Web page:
His echocardiogram also demonstrated a significant improvement. Although the left ventricle remained dilated the overall systolic function had improved considerably with an estimated ejection fraction of 43%.
Clozapine is a dibenzodiazepine antipsychotic used in the treatment of resistant schizophrenia. Minor cardiovascular side effects, namely orthostatic hypotension and sinus tachycardia, are relatively common and have been previously described.1 There is also a well recognised 1% risk of agranulocytosis during the first year of treatment.2 Of great concern are the lesser reported serious and potentially fatal cardiac complications. In particular both myocarditis and dilated cardiomyopathy have been reported. To date the CSM has received 30 reports of cardiomyopathy and 40 cases of myocarditis associated with clozapine use. Killian et al presented 23 cases of myocarditis and cardiomyopathy temporally associated with this drug.3 Between 1989 and 1999 the United States Food and Drug Administration received reports of 28 cases of myocarditis (including 18 deaths) and 41 cases of cardiomyopathy (including 10 deaths) in patients receiving clozapine.4 Baysian analysis as applied to the World Health Organisation drug monitoring database has demonstrated that clozapine is significantly more frequently reported in relation to myocarditis and cardiomyopathy than other drugs (including other antipsychotics).5 Estimation of the incidence of myocarditis in clozapine use ranges between one in 10 000 to one in 500.6 Interpretation of case reports is complicated by the often non-specific symptoms and signs of myocarditis and cardiomyopathy. ECG changes reported are also non-specific and include sinus tachycardia, T-wave inversion, prolonged QTc, and ST flattening/depression.3,7 It must be borne in mind that many of the cases reported have not had definitive evidence for their diagnoses.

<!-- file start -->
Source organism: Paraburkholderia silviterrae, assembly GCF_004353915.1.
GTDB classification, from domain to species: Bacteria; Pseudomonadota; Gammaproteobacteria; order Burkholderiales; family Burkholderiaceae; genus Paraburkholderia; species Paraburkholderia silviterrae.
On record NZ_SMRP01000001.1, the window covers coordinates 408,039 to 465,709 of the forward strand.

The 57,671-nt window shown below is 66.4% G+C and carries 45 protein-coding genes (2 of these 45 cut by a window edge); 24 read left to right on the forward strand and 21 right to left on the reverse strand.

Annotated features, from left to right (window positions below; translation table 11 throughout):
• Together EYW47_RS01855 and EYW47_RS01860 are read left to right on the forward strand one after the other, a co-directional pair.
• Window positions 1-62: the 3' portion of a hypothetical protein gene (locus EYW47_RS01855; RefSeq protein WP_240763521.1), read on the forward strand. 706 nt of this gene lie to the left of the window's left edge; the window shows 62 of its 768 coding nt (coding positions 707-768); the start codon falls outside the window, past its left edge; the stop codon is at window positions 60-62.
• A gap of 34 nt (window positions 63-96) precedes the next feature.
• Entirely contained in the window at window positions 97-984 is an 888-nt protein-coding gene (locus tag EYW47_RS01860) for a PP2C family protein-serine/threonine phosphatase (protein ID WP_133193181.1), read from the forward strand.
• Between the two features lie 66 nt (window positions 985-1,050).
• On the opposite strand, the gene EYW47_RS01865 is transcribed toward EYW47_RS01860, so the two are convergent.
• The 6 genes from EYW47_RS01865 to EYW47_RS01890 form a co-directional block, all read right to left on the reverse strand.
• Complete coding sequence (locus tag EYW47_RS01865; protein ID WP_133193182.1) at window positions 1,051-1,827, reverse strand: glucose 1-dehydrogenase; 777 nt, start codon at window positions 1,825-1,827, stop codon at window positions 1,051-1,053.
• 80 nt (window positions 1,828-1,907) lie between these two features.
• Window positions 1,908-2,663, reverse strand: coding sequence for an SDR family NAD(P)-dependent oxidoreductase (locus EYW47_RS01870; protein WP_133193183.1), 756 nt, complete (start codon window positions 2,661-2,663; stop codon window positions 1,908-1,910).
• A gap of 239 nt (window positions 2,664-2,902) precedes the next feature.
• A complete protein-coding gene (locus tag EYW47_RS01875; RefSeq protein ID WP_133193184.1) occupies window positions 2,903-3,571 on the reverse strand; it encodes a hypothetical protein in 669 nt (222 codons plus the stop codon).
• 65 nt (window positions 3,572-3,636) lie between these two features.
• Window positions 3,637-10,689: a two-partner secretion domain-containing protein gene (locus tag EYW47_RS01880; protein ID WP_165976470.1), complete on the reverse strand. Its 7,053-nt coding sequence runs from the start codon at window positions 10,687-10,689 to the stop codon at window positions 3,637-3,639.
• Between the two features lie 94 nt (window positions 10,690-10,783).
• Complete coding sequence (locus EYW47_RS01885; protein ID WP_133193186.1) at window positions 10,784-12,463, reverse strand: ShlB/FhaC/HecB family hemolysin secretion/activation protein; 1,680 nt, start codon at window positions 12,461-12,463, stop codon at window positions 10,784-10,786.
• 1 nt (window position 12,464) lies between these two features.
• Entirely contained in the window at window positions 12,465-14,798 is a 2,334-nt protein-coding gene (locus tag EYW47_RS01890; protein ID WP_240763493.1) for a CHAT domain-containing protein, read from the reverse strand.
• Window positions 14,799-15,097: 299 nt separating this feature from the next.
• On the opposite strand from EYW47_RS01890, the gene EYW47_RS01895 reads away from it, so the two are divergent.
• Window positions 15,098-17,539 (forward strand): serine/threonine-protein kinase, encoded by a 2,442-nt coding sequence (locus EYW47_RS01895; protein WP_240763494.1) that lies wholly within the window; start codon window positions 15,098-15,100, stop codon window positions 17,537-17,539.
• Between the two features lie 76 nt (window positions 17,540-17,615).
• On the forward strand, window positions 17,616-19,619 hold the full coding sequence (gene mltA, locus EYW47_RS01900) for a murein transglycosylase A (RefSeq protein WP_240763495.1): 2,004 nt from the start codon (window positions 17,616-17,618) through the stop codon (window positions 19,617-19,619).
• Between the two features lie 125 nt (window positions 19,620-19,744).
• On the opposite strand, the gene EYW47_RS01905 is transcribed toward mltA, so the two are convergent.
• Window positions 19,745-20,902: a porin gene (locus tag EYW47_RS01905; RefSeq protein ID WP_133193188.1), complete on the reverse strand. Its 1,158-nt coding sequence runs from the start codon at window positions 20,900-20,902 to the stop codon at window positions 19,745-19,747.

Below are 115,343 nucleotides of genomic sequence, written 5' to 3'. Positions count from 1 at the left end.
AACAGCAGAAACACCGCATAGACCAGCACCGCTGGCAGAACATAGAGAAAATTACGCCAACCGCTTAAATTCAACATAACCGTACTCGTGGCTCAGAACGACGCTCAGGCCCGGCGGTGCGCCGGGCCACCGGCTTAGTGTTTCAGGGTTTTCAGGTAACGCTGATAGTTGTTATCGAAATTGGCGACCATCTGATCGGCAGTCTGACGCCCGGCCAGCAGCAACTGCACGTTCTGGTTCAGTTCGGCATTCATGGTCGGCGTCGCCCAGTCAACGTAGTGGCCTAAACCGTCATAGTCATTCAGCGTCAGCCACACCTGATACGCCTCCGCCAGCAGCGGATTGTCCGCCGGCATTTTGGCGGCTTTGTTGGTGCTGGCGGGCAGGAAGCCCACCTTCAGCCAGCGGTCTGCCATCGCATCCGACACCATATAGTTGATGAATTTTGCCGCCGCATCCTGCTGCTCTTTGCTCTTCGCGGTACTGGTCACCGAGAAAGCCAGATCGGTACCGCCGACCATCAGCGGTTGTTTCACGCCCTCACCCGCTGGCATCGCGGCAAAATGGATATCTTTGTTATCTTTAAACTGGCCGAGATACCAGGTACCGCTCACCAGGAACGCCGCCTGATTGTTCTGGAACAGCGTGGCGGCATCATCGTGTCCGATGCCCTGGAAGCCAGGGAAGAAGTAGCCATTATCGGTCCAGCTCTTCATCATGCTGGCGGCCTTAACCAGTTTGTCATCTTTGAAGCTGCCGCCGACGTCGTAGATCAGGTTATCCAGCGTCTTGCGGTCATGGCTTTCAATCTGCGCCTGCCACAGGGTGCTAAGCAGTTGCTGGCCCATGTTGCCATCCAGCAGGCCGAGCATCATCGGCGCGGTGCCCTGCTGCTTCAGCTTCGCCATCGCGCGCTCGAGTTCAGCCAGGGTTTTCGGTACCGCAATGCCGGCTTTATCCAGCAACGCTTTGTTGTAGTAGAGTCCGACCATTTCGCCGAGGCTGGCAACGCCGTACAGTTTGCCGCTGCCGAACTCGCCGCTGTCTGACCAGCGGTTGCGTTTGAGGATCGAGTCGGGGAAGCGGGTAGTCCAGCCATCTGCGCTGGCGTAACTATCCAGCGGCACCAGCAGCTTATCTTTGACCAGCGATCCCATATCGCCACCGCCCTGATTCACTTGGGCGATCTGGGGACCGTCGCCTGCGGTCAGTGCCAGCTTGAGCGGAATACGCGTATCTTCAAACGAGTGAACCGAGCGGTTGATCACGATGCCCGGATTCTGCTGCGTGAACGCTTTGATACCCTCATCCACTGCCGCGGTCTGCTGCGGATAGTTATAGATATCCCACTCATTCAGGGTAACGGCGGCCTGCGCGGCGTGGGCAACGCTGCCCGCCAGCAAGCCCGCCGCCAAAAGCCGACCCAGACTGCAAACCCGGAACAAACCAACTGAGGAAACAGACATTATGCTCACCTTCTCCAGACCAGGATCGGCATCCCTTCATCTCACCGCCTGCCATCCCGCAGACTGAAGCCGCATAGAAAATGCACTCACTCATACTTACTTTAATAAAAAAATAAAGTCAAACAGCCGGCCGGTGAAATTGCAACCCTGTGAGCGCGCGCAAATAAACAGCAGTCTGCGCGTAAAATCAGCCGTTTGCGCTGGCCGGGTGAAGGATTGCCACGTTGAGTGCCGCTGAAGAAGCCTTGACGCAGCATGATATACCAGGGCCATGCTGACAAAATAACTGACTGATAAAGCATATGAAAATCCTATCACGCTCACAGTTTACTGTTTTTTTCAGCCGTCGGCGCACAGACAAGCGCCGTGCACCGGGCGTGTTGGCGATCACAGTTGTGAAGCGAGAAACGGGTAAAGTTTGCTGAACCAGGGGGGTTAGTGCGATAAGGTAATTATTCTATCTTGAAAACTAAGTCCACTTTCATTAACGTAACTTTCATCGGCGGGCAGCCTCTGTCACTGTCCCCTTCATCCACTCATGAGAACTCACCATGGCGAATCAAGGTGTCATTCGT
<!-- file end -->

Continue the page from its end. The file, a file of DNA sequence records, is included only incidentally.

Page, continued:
It is, however, very likely that there is a causal link between clozapine and myocarditis/cardiomyopathy. Several cases have been associated with a peripheral and/or cardiac eosinophilia suggestive of an IgE-mediated hypersensitivity reaction.7 The greatest risk of cardiac involvement most commonly occurs during the first month of use. Although as reported in this case, risk persists throughout its use.7 It is also likely that myocarditis typically presents earlier than cardiomyopathy.4
Cardiac complications of clozapine are rare but potentially fatal.
Cardiac complications (especially cardiomyopathy) can occur months or even years after the introduction of clozapine treatment.
Persistent sinus tachycardia may be the sole presenting sign and must not be assumed to be a benign side effect.
A high degree of clinical suspicion must be maintained in patients on clozapine, and a low threshold for referral for cardiological assessment.
In this case there was both subjective and objective evidence of improvement on withdrawal of clozapine. Although it is difficult to know the contribution of drug treatment, there have been reports of improvement on withdrawal of clozapine in both cardiomyopathy8 and myocarditis.9 In addition to standard supportive treatment for myocarditis and cardiomyopathy it has also been suggested that corticosteroids have a role.10
In conclusion, clozapine associated myocarditis and cardiomyopathy are serious and potentially lethal complications. Patients should be informed of symptoms of cardiotoxicity. It is important that a high degree of clinical suspicion is maintained throughout the duration of clozapine therapy with a low threshold for referral to a cardiologist.
If you wish to reuse any or all of this article please use the link below which will take you to the Copyright Clearance Center’s RightsLink service. You will be able to get a quick price and instant permission to reuse the content in many different ways.